Popular Science Monthly/Volume 51/July 1897/Notes
The summer courses of the Massachusetts Institute of Technology, beginning at different dates in June and generally continuing through July, are intended for the benefit of students who wish to prolong their stay in summer or to make up deficiencies, and are open to persons not students in the institute if they possess the necessary qualifications. The subjects are in the departments of mechanical drawing and descriptive geometry, mathematics, architecture, chemistry, biology, physics, European history, French and German, mechanism, and shop work; and provision is made for other (non-technical) subjects for those interested in them.
The International Exposition to be held at Brussels this year will include an International Section of Sciences, divided into the seven Sections of Mathematics and Astronomy, Physics, Chemistry, Geology and Geography, Biology, Anthropology, and Bibliography. Various privileges will be granted to participants, who will have to pay nothing for their places, and will be allowed rebates on railroads. A series of questions have been prepared by the Belgian Government, on which prizes will be awarded for the best solutions. The prizes appertaining to the Section of Sciences are valued at four thousand dollars. Programmes contain lull information on this subject by addressing the Commissariat General of the Government, 17 rue de la Purse, Brussels.
The Division of Entomology of the United States Department of Agriculture is engaged in a special investigation of the insects that infest stored crops. The list includes the insect enemies of stored grain, flour and meal, fruits, nuts and seeds, herbs and dried plants, drugs, leather, specimens of natural history, etc. Information is invited from citizens who have made observations in the matter, particularly from persons residing in the South. Special attention is directed to the use of bisulphide of carbon, applied as a vapor to pervade the stored material.
Granite, wood, and asphalt being accepted as the best materials for carriage-way pavements in large cities, preference between them should be, Mr. L. H. Isaacs, C. E., says, in the order, on the score of public hygiene: asphalt absolutely, granite, wood; of noiselessness, wood, asphalt, granite; of safety to horses, wood, asphalt, granite; of cleaning, asphalt, wood, granite; of economy, granite, wood, asphalt; of facility in repairing, asphalt, wood, granite; and of convenience in connection with tramway rails, granite, wood, asphalt.
Alvan H. Clark, the famous maker of telescopic lenses, died of apoplexy at his home in Cambridge, Mass., June 9th. He succeeded his father, Alvan Clark, whose fame as a lens maker was equally world-wide, as head of the firm on the death of the latter in 1887. Of his make were the twenty-six inch lens in the Naval Observatory at Washington, and the thirty-inch refractor for the Imperial Observatory at St. Petersburg, for which he was decorated by the Czar; the great lens of the Lick Observatory; and the lens for the Yerkes Observatory, Chicago, forty inches in diameter, and having a focal length of sixty-four feet, which was completed and shipped only a short time before his death. As an astronomer he accompanied the total-eclipse expedition to Jerez, Spain, in 1870, and the similar expedition to Wyoming in 1878; and discovered fourteen double stars, including the companion to Sirius—for which he received the Leland gold medal from the French Academy of Sciences.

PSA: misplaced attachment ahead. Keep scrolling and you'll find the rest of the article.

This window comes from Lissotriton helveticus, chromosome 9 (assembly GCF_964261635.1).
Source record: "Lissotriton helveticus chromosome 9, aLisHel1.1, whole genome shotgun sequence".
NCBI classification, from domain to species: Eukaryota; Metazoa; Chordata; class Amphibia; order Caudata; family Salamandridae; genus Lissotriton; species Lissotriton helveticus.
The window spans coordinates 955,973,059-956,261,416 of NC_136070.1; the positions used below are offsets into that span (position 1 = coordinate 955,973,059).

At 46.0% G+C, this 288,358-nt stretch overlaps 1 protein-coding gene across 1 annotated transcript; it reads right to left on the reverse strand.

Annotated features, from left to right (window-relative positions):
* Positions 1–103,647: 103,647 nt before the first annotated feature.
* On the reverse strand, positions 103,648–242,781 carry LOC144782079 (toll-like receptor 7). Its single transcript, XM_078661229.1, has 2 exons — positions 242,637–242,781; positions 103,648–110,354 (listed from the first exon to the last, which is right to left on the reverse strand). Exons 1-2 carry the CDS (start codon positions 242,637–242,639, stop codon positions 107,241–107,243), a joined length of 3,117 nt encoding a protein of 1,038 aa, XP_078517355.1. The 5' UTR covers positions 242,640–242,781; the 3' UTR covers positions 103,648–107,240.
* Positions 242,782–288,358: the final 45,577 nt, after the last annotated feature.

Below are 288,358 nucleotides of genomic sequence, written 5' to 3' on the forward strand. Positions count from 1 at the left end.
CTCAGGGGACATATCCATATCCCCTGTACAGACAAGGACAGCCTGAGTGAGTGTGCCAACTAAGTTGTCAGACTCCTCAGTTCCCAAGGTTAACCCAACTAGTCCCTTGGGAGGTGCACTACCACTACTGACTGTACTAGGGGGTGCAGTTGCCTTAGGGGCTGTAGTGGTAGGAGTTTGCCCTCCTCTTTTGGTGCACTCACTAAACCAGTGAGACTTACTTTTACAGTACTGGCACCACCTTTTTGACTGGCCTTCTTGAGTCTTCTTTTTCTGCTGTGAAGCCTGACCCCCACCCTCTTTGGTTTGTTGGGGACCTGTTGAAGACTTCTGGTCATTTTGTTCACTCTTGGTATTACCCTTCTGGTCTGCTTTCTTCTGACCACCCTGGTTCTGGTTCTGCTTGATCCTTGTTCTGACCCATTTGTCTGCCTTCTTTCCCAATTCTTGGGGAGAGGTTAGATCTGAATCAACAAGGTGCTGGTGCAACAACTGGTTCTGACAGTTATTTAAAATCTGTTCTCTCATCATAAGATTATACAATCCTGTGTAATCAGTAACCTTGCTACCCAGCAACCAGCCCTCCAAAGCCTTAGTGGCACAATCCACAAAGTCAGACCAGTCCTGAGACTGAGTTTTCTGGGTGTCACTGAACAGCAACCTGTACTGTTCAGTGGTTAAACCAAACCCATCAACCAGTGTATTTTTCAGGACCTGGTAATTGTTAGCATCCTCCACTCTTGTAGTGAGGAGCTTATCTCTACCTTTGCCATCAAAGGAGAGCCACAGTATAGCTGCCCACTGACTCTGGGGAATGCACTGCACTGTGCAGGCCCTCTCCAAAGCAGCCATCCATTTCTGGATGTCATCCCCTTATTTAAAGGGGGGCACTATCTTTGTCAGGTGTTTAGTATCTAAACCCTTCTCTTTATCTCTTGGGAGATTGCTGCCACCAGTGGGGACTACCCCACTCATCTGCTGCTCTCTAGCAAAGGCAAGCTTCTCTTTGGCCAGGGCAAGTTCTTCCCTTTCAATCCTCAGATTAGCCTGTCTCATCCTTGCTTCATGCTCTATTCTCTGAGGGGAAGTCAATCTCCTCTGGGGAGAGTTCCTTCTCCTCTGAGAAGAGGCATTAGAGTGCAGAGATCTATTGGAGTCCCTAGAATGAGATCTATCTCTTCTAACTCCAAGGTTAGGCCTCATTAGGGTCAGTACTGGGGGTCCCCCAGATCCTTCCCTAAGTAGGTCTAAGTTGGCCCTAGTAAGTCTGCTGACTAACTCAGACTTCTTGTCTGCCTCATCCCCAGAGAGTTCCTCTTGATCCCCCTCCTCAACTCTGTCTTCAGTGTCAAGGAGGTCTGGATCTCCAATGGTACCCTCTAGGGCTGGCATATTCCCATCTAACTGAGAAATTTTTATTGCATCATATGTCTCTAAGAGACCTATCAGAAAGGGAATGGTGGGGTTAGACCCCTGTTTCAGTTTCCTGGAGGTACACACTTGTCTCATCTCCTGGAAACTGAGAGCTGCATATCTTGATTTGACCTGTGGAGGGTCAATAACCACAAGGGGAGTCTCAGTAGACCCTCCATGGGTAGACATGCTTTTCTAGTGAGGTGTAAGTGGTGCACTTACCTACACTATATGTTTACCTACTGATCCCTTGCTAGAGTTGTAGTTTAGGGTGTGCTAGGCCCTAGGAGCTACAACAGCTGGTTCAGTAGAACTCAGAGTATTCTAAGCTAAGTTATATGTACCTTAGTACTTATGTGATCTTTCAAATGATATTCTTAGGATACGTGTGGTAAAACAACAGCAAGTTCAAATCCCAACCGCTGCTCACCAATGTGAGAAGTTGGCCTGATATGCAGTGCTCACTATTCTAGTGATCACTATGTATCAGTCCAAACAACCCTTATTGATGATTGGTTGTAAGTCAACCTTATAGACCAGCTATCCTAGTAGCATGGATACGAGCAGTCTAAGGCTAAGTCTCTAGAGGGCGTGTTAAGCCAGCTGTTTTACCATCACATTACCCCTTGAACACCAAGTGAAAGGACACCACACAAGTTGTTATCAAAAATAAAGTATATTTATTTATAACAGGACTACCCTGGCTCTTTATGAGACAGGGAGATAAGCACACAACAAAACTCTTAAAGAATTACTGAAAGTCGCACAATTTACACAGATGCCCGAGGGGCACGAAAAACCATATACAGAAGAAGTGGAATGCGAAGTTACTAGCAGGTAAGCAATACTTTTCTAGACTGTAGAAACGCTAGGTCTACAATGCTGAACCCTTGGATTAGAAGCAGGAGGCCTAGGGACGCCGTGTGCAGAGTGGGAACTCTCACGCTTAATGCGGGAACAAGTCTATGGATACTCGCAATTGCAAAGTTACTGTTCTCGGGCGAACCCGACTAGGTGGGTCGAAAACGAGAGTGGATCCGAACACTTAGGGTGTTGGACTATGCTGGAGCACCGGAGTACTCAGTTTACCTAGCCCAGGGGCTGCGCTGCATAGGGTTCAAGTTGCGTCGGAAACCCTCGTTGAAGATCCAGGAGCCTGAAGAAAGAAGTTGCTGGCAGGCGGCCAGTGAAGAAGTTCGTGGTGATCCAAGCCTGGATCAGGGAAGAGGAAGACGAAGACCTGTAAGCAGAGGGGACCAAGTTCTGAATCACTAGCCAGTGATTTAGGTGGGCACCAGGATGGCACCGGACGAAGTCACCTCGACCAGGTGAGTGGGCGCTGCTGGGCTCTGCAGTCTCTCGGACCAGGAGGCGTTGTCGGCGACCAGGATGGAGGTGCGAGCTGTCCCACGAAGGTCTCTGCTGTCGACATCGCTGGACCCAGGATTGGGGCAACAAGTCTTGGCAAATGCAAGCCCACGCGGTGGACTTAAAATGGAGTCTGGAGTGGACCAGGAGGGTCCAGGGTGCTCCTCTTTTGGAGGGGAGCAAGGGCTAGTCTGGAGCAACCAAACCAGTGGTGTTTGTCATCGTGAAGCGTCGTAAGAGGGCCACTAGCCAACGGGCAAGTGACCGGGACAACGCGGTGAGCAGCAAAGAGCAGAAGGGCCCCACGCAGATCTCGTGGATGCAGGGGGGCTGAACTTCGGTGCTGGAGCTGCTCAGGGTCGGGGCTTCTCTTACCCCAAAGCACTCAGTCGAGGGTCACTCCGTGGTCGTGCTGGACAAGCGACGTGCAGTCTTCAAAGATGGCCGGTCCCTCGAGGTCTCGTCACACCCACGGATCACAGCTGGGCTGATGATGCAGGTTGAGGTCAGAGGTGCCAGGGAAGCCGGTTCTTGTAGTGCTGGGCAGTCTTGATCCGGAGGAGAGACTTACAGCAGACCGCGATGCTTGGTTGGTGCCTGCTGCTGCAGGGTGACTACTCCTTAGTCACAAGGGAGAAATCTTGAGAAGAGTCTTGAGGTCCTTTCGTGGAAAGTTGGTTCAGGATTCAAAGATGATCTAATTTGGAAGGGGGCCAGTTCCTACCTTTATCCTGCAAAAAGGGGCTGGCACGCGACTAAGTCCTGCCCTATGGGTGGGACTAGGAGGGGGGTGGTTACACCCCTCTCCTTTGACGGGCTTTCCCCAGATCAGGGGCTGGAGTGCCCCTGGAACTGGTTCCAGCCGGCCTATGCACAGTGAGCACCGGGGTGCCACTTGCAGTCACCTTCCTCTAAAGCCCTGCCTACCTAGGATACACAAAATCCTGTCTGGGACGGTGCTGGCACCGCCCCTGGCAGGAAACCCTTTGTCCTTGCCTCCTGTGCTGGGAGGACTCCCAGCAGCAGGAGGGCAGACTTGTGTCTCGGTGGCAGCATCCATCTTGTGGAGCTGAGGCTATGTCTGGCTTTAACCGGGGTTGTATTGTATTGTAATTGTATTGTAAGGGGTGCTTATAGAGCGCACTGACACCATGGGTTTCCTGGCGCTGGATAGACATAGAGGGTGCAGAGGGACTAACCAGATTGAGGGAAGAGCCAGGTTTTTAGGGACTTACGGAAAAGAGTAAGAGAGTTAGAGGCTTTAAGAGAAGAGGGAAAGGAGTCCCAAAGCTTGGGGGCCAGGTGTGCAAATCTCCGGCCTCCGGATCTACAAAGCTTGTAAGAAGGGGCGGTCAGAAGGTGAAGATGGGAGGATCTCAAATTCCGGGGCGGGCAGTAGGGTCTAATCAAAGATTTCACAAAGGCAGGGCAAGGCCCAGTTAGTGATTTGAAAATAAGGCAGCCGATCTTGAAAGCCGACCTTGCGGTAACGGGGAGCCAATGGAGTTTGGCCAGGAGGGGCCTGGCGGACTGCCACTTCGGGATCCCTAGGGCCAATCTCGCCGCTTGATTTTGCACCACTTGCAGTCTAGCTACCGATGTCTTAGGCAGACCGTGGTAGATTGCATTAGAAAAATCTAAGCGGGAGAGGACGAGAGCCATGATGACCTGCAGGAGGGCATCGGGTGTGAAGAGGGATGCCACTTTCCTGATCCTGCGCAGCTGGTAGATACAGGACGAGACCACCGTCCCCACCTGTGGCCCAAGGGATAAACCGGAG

Dr. Traill Green, Emeritus Professor of Chemistry in Lafayette College, died at Easton, Pa., April 29th, aged eighty-four years. He became a professor in Lafayette College sixty years ago; was dean of its scientific department and founder of its astronomical observatory; was one of the original members of the American Association; was first President of the American Academy of Medicine; and was author of a work on the Floral and Zoölogical Distribution of the United States.
Mr. J. Theodore Bent, explorer, classicist, and archaeologist, died in London, May 5th, of malarial fever contracted in a journey in Sokotra and southern Arabia—from which he had just returned with Mrs. Bent—followed by pneumonia. He had spent the winters of several years in journeys of research, the fruits of which he recorded in valuable and interesting books. Among the subjects that engaged his attention were the archaeology, classic survivals, and customs of Greece; the Bahrein Islands of the Persian Gulf; the Arabian states; Abyssinia; and Mashonaland, where he was the first to make a systematic exploration of the ruins of Zimbabwe. His papers before the Royal Geographical Society, the British Association, etc., were of high merit, and his collections had unique value.
The Due d'Aumale, who died from the effects of the shock occasioned by the terrible disaster at the Charity Bazaar in Paris, was a member of the French Academy, and was distinguished throughout the scientific world for his gift to the Institute of France, in trust for the nation, in 1884, of the Château of Chantilly for a museum, with the forest and estates for its maintenance.